Myth 6: Virigins have cramps because they need a penis to enlarge the area

World Menstrual Hygiene Day: 13 Common menstrual health myths verified

Verdict: False!

Menstrual cramps may have no identifiable cause or result from another disorder. 

Virgins and nonvirgins can experience menstrual cramps because cramps have no identifiable cause (called primary dysmenorrhea) or can be another result of another disorder (called secondary dysmenorrhea).

Primary dysmenorrhea may be caused by the release of substances called prostaglandins into the blood or tissues during menstruation. Prostaglandin levels are high in women with primary dysmenorrhea. Prostaglandins may cause the uterus to contract as occurs during labour, reducing blood flow to the uterus. These contractions can cause pain and discomfort. Prostaglandins also make nerve endings in the uterus more sensitive to pain.

Myth 7: Using menstrual products like pads or tampons can cause infertility.

World Menstrual Hygiene Day: 13 Common menstrual health myths verified

Infertility is a complex condition influenced by numerous factors, such as age, lifestyle habits, underlying medical conditions, and genetics.

The primary theory revolves around Toxic Shock Syndrome (TSS), a rare but serious medical condition associated with tampon use. TSS can potentially cause damage to organs, including the reproductive system, which could lead to infertility.

However, it’s important to note that the likelihood of developing TSS is extremely low. There is no concrete scientific study that links tampon use directly to infertility. The risk of infertility potentially comes from the misuse of tampons or using super-absorbent tampons for prolonged periods, which can increase the risk of TSS.

Each person’s body is unique, and the effects of any product can vary.

Myth 8: Menstruation is a curse or punishment for wrongdoing.

World Menstrual Hygiene Day: 13 Common menstrual health myths verified

Verdict: False

No, menstruation is not a curse or punishment for wrongdoing. Menstruation is a natural biological process that occurs in the bodies of many people with uteruses. It is a normal part of reproductive health and typically begins during puberty.

Historically, in some cultures, menstruation has been misunderstood or associated with negative beliefs, leading to stigmatisation or misconceptions. These beliefs can sometimes suggest that menstruation is impure or linked to punishment, but this is not based on scientific understanding.

Myth 9: When you start giving birth, menstrual cramps reduce or stop.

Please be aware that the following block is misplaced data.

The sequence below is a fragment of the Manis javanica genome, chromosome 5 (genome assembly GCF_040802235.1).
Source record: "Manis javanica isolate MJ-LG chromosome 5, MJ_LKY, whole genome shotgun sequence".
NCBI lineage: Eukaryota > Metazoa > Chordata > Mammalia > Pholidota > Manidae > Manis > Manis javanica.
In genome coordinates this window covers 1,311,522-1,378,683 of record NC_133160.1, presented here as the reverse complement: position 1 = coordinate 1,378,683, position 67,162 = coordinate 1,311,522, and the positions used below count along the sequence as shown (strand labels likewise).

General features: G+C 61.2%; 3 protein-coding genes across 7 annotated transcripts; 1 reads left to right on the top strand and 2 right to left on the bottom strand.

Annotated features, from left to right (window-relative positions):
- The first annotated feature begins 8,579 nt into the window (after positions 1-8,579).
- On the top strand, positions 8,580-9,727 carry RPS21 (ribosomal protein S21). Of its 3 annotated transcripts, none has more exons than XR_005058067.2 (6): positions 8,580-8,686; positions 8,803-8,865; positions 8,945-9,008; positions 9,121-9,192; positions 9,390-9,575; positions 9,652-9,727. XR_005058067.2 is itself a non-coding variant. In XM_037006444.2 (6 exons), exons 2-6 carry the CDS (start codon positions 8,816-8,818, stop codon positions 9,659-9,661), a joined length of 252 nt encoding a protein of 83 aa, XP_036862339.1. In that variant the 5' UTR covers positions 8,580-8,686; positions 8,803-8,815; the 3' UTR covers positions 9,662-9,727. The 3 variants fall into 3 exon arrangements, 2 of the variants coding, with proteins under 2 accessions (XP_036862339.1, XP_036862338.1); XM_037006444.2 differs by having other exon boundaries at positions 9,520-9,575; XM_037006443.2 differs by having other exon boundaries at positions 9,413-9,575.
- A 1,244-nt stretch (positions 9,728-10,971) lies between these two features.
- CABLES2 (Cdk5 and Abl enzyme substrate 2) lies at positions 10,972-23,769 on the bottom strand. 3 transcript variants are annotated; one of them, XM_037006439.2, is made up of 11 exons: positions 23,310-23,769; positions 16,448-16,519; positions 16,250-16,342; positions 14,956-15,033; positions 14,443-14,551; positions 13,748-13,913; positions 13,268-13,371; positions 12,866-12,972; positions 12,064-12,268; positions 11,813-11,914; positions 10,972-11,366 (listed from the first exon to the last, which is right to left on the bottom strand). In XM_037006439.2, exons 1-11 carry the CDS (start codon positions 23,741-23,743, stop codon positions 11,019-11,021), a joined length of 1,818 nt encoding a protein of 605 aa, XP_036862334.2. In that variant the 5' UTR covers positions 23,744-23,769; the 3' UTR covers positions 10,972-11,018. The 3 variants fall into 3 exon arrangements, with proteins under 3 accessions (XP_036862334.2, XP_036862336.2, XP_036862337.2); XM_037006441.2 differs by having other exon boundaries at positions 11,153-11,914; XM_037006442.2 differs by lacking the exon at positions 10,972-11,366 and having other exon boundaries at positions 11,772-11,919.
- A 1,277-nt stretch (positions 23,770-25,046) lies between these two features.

World Menstrual Hygiene Day: 13 Common menstrual health myths verified

It is commonly believed that menstrual cramps may reduce or even disappear after childbirth, especially in individuals who experienced severe cramping before pregnancy. However, this is not universally true for everyone. The relationship between childbirth and menstrual cramps can vary from person to person.

Some reasons for these changes include hormonal changes, urinary changes, and childbirth methods. 

While many individuals report improvements in menstrual cramps after childbirth, it’s important to note that this is not guaranteed for everyone. Some individuals may continue to experience menstrual cramps after giving birth, depending on various factors, including underlying health conditions, genetics, and individual variations in hormonal and physiological changes.

Myth 10: Women should avoid certain foods while menstruating

World Menstrual Hygiene Day: 13 Common menstrual health myths verified

Verdict: False!

There is no scientific basis for the belief that women should avoid specific foods during menstruation. 

Foods do not directly impact the uterus because, once consumed, they pass through the stomach and intestines, which are not connected to the uterus. However, certain foods may influence symptoms before and during menstruation. Selecting foods that can minimise menstrual symptoms is recommended.

While individual preferences and sensitivities may vary, there is no universal list of foods to avoid. Maintaining a well-balanced diet during menstruation can help replenish lost nutrients and relieve menstrual pain.

Myth 11:  Sex during menstruation will make you give birth to an albino.